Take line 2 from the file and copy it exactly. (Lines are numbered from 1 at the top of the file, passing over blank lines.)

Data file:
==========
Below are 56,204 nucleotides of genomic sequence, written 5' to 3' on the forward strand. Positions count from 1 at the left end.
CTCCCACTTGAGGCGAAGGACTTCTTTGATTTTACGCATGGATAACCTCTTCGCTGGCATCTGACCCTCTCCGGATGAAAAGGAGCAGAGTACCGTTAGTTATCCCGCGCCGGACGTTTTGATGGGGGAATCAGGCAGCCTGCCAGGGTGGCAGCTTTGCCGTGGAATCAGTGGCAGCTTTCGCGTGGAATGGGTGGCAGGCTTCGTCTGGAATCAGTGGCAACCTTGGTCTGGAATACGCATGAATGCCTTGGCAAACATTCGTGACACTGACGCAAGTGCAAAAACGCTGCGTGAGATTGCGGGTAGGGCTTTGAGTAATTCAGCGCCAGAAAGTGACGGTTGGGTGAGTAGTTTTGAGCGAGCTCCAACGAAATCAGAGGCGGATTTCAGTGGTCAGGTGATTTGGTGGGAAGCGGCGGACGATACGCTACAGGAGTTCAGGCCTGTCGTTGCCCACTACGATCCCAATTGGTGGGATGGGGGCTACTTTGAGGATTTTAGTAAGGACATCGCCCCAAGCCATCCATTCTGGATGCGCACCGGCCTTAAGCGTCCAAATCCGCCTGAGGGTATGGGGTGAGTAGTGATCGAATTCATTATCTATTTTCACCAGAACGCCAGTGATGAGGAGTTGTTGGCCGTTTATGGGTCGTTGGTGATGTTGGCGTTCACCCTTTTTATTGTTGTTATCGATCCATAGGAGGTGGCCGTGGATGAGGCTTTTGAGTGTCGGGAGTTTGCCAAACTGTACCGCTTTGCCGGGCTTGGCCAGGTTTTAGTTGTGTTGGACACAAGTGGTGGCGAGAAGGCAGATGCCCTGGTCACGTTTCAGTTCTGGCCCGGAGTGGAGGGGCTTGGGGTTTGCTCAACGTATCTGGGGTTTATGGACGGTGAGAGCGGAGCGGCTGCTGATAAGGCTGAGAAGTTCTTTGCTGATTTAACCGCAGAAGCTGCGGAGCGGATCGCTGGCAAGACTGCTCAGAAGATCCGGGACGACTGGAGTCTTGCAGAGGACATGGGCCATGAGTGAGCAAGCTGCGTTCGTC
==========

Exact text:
CTCCCACTTGAGGCGAAGGACTTCTTTGATTTTACGCATGGATAACCTCTTCGCTGGCATCTGACCCTCTCCGGATGAAAAGGAGCAGAGTACCGTTAGTTATCCCGCGCCGGACGTTTTGATGGGGGAATCAGGCAGCCTGCCAGGGTGGCAGCTTTGCCGTGGAATCAGTGGCAGCTTTCGCGTGGAATGGGTGGCAGGCTTCGTCTGGAATCAGTGGCAACCTTGGTCTGGAATACGCATGAATGCCTTGGCAAACATTCGTGACACTGACGCAAGTGCAAAAACGCTGCGTGAGATTGCGGGTAGGGCTTTGAGTAATTCAGCGCCAGAAAGTGACGGTTGGGTGAGTAGTTTTGAGCGAGCTCCAACGAAATCAGAGGCGGATTTCAGTGGTCAGGTGATTTGGTGGGAAGCGGCGGACGATACGCTACAGGAGTTCAGGCCTGTCGTTGCCCACTACGATCCCAATTGGTGGGATGGGGGCTACTTTGAGGATTTTAGTAAGGACATCGCCCCAAGCCATCCATTCTGGATGCGCACCGGCCTTAAGCGTCCAAATCCGCCTGAGGGTATGGGGTGAGTAGTGATCGAATTCATTATCTATTTTCACCAGAACGCCAGTGATGAGGAGTTGTTGGCCGTTTATGGGTCGTTGGTGATGTTGGCGTTCACCCTTTTTATTGTTGTTATCGATCCATAGGAGGTGGCCGTGGATGAGGCTTTTGAGTGTCGGGAGTTTGCCAAACTGTACCGCTTTGCCGGGCTTGGCCAGGTTTTAGTTGTGTTGGACACAAGTGGTGGCGAGAAGGCAGATGCCCTGGTCACGTTTCAGTTCTGGCCCGGAGTGGAGGGGCTTGGGGTTTGCTCAACGTATCTGGGGTTTATGGACGGTGAGAGCGGAGCGGCTGCTGATAAGGCTGAGAAGTTCTTTGCTGATTTAACCGCAGAAGCTGCGGAGCGGATCGCTGGCAAGACTGCTCAGAAGATCCGGGACGACTGGAGTCTTGCAGAGGACATGGGCCATGAGTGAGCAAGCTGCGTTCGTC